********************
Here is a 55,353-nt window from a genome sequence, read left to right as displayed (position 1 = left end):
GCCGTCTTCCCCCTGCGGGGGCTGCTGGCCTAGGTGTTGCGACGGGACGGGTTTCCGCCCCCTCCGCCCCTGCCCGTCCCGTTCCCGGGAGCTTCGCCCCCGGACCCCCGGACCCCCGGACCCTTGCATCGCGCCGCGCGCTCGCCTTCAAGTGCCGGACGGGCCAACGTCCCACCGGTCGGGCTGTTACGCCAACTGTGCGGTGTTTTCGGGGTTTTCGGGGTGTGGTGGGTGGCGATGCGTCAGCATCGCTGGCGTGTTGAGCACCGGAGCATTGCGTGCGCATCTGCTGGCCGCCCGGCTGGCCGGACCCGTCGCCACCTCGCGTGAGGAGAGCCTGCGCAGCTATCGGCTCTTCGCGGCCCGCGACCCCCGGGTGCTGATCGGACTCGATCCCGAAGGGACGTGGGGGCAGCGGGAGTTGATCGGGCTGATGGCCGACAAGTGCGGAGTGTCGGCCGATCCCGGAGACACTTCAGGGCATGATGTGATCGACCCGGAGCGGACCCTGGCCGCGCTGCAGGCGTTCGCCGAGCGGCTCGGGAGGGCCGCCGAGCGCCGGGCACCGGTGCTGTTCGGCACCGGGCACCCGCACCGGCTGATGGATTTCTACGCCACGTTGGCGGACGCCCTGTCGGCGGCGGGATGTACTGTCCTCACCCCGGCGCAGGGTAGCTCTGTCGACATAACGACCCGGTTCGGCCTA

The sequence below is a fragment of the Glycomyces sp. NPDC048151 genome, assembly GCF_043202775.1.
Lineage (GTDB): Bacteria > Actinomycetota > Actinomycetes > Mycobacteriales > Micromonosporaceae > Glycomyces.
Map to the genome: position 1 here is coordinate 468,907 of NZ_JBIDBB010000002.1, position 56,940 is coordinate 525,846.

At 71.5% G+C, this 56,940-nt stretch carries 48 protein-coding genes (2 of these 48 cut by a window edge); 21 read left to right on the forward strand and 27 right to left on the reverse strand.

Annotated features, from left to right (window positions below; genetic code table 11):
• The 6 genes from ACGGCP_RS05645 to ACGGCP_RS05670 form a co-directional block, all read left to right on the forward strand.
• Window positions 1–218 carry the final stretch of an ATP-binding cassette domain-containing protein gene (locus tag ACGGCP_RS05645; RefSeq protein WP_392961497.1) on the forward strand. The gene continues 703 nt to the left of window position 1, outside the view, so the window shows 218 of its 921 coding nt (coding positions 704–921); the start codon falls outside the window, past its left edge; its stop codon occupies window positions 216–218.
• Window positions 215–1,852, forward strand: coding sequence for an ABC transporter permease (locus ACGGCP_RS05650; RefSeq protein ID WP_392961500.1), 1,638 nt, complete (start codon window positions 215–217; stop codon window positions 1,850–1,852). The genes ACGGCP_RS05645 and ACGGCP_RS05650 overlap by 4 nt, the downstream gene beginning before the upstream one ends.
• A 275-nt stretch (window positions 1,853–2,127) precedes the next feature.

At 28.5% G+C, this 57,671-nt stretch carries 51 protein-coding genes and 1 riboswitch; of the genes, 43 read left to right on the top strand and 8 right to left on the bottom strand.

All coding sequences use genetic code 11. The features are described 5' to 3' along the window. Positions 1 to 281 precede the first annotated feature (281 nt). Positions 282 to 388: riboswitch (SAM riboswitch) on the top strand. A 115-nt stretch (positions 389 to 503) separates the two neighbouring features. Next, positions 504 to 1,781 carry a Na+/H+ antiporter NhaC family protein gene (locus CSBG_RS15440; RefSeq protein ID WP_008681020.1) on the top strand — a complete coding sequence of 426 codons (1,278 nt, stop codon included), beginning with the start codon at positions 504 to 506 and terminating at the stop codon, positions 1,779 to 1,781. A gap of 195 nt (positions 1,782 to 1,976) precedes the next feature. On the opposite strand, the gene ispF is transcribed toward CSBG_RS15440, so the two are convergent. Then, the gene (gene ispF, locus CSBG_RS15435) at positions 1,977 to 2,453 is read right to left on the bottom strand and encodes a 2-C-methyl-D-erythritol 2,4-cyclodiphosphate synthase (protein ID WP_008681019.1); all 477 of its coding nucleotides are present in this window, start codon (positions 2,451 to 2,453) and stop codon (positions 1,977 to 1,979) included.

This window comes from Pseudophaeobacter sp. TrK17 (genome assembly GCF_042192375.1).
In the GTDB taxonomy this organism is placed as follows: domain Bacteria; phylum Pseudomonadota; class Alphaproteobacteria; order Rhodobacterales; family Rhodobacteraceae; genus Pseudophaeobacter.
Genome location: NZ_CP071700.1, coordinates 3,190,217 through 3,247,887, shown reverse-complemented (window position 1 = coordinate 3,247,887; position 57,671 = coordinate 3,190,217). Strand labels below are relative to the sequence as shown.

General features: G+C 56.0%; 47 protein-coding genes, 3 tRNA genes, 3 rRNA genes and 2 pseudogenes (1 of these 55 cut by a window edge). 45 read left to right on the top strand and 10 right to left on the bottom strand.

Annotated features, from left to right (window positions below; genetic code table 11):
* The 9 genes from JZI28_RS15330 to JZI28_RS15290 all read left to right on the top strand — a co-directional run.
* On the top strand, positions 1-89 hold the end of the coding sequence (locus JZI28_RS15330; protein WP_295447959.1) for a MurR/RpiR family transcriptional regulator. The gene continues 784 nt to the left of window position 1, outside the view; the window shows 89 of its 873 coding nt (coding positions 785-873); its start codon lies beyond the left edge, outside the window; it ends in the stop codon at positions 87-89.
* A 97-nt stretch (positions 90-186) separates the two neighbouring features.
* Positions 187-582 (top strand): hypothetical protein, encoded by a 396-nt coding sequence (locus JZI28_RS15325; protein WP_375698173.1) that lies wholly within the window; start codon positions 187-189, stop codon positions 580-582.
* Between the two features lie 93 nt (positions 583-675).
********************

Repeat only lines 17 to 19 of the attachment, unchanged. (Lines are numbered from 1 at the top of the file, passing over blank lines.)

General features: G+C 56.0%; 47 protein-coding genes, 3 tRNA genes, 3 rRNA genes and 2 pseudogenes (1 of these 55 cut by a window edge). 45 read left to right on the top strand and 10 right to left on the bottom strand.

Annotated features, from left to right (window positions below; genetic code table 11):
* The 9 genes from JZI28_RS15330 to JZI28_RS15290 all read left to right on the top strand — a co-directional run.